Many St John-related rituals center on mating, nuptials, and marital harmony, given this night’s age-old association with male-female balance and harmony. In one version, a young, yet-to-wed woman places three fava beans—one intact, one peeled, and one broken—under her pillow before going to sleep on June 23. During the night she selects one without looking and learns her fate: the intact bean signifies riches, a good match; the half bean portends a mediocre destiny; and the peeled bean, a bad omen altogether. In another, the eating of snails, specifically their tentacles, on St John’s day grants men protection from misfortune and in particular from being made a cuckold: the snail tentacle, which resembles a horn, le corna, represents a kind of edible amulet against what’s known in Italian as mettere le corna, a not-so-nice idiom for infidelity.
Of all today’s quirky traditions, the gathering of walnuts to make nocino, also considered therapeutic, is likely the most familiar (and observed) in Italy. But it’s not without its own offbeat backstory. A centuries-old legend maintains that witches would gather on this night around an ancient walnut tree in Benevento; in fact, one interpretation of these many rituals meant to protect and ward off evil forces relates to this tale—that on this night so rife with other-worldly influence, one was particularly susceptible to acts of witchery and must take protective measures against those journeying to the coven in Benevento. (St John’s Eve is also commonly referred to as La Notte delle Streghe, or Night of the Witches). Moreover, walnuts have long been linked to both medicinal and magical practices, going back to the Druids. To make a proper nocino, the unripe fruits, thus imbued with healing powers, must be picked—you guessed it—on this and only this night, by a virgin maiden, barefoot and dressed in white, using only her hands or wooden tools. She must climb the walnut tree after the moon rises to gather an uneven number of fruits.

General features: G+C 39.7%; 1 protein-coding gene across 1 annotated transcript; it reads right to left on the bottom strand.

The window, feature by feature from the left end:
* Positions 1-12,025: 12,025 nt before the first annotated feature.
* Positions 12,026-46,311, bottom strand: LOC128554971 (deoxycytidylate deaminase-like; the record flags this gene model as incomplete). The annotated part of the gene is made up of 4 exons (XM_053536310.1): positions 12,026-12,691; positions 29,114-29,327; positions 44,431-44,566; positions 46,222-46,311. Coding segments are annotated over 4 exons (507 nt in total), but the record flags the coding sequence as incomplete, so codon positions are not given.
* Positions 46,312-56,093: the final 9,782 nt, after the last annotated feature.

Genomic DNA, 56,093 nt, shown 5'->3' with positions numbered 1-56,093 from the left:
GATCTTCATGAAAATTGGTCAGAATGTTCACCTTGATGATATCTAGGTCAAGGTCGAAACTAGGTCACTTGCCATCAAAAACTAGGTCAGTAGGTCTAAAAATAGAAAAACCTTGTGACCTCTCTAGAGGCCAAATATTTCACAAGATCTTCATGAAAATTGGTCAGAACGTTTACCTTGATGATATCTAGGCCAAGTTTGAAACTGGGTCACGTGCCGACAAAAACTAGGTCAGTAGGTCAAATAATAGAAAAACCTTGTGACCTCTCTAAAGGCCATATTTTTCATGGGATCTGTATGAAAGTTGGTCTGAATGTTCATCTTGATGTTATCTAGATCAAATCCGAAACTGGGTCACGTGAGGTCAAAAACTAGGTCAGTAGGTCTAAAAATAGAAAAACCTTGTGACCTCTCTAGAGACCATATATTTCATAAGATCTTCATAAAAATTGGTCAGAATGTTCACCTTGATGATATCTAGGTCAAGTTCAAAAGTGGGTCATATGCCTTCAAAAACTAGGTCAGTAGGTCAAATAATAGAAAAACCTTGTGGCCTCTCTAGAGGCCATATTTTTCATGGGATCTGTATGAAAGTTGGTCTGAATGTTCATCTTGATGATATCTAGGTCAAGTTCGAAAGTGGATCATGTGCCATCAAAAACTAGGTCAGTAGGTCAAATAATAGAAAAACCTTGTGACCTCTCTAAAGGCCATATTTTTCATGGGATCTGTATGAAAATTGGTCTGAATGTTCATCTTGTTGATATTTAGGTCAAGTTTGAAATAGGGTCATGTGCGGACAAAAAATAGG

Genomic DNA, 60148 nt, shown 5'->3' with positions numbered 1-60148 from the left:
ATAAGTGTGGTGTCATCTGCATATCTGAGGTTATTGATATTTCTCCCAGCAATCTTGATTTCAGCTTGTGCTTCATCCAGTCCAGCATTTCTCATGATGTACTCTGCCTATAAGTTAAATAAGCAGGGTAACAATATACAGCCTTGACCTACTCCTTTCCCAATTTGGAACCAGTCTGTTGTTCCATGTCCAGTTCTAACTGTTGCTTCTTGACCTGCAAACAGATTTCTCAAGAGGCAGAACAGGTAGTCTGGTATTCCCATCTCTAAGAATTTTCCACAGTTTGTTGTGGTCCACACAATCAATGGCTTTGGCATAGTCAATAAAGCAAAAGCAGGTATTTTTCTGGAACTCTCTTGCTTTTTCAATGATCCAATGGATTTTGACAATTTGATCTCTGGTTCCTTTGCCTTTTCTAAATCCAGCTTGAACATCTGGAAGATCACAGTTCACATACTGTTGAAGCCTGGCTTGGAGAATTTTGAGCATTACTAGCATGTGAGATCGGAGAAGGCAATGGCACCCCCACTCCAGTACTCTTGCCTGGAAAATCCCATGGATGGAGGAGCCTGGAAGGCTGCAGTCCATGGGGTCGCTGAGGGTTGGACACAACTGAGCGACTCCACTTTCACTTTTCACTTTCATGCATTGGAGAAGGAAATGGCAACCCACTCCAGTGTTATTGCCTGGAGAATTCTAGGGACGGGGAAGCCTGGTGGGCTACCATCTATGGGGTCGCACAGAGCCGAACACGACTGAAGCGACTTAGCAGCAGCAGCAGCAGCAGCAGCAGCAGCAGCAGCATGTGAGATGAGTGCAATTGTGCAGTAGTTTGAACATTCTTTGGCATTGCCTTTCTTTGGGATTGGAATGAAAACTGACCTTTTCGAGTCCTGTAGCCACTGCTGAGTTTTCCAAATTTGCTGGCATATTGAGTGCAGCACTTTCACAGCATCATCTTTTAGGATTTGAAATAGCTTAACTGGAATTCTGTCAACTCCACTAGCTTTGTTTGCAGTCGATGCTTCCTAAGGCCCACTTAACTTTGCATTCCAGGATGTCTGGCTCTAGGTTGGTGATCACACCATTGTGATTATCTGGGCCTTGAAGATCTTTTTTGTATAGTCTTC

Interested? Check out Judy Witts Francini’s recipe for nocino.